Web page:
Thursday, September 08, 2016

“Called Saints” (“Mother Teresa” Part 3)


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What is a saint? In his commentary to Romans, Reformer theologian R. C. Sproul wrote,
The word for saint in the New Testament is the word that means “sanctified one,” one who has been set apart by the Holy Spirit and called inwardly by Christ to himself. If you put your trust in Christ, you are right now a saint. You are set apart. You are part of the invisible church, which is beloved of God. [1]
In fairness, Father Abraham Arganiosa (“Splendor1618” of “The Splendor of the Church” blog) clarified in his reply that
For us Catholics the term saints refers not only to the believers here in earth but also to the saved, justified and glorified spirits or souls of the believers in heaven. If they are saints here on earth then they will be saints still and much more in eternal life with God in heaven. No more, no less. (You may download his reply here.)
I believe that Father Arganiosa and me are in agreement that the term “saint” also refers to believers here on earth. However, he claimed that I denied the existence of saints in heaven. But, I already made it clear that the word “saint” in the New Testament refers to both believers who are still alive here on earth and who are already dead and spiritually alive there in heaven. 

I would encourage those who are reading this reply to look up every occurrence of “saint” in the New Testament using the Keyword Search of any computer Bible software or Bible Gateway. (You may also download the list here.) 

Screenshot of “Keyword Search” of Bible Gateway

I suggest you take note according to its context which verse with the word “saint” refers to a believer here on earth and which verse refers to a believer there in heaven. You would see that “saint” does not only refer to a departed brother or sister in Christ but actually refers mostly to believers who are still alive here on earth.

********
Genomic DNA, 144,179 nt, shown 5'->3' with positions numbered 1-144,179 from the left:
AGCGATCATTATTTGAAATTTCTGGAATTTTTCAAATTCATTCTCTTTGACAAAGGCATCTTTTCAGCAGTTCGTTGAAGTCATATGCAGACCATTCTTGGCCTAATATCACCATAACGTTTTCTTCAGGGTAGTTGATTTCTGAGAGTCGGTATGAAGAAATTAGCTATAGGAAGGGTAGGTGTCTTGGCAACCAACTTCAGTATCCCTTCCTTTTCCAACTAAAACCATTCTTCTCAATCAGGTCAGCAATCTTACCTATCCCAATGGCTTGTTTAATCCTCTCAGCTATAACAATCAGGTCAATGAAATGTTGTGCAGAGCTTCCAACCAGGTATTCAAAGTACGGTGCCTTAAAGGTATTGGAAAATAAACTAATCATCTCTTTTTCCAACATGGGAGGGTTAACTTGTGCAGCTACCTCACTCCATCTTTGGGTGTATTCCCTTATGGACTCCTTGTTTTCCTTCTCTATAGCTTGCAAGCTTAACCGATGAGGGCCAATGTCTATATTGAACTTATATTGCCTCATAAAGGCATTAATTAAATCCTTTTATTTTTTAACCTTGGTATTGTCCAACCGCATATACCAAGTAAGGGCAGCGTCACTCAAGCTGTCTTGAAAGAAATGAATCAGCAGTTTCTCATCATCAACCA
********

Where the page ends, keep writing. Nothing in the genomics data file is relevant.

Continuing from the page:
Having established that, we now go to the issue that gave birth to this exchange. When does a person become a saint? Father Arganiosa pointed out that
Canonization is not ‘making a saint’ but official recognition of the saintly life lived by that person during his or her stay here on earth. The Church of Rome guides its believers in properly recognizing the holiness of our exemplary members.
So, according to him, when a person is canonized, he does not become a saint but is recognized as a saint. That means one can become a saint while here on earth. Now, I have no problem with that statement per se. The issue now is, how does one become a saint? He mentioned “saintly life,” implying that it’s something one achieves by living a holy life. I insist on biblical grounds that if we put our trust on our Lord Jesus as our Savior, we are already declared saints in our spiritual status before God.

Now, Father Arganiosa also wrote,
Now let me remind you again of your claim that “the term saints refers mostly to the believers on earth”. That claim is not even hinted in Rom 1:7. St. Paul didn’t say: “My dear Romans, the saints are only those who are alive on earth.” The apostle also didn’t say: “The saints are mostly those who are here on earth.” Your own quote doesn’t support your claim Pastor Ey. (Emphasis added)
Let me clarify again that when I said in my blog article on Mother Teresa that the term “saint” “actually refers mostly to believers who are still alive here on earth,” I was talking about all the verses in the New Testament that mentioned the term and not just a single verse. Also, I maintain that Romans 1:7 were not talking about those who already died but those who were still alive at the time Paul wrote the letter.

Allow me to quote Romans 1:7 again: To all that are at Rome, the beloved of God, called to be saints.(Douay-Rheims 1899 American Edition, emphasis added) It’s not even a hint but it’s clearly pointed out that Paul was talking to the original recipients of his epistle to the believers in Rome who were all still alive at that time. It does not refer to departed brothers and sisters in heaven. That’s the plain sense reading of the text.

However, though he said that canonization is an official recognition or proclamation of sainthood, Father Arganiosa also wrote in his comments on Romans 1:7,
It means they can become saints later on as planned or willed by God. The fullness of the sainthood or state of sanctity of the Church of Rome will be realized later on by the grace of God. (Emphasis added)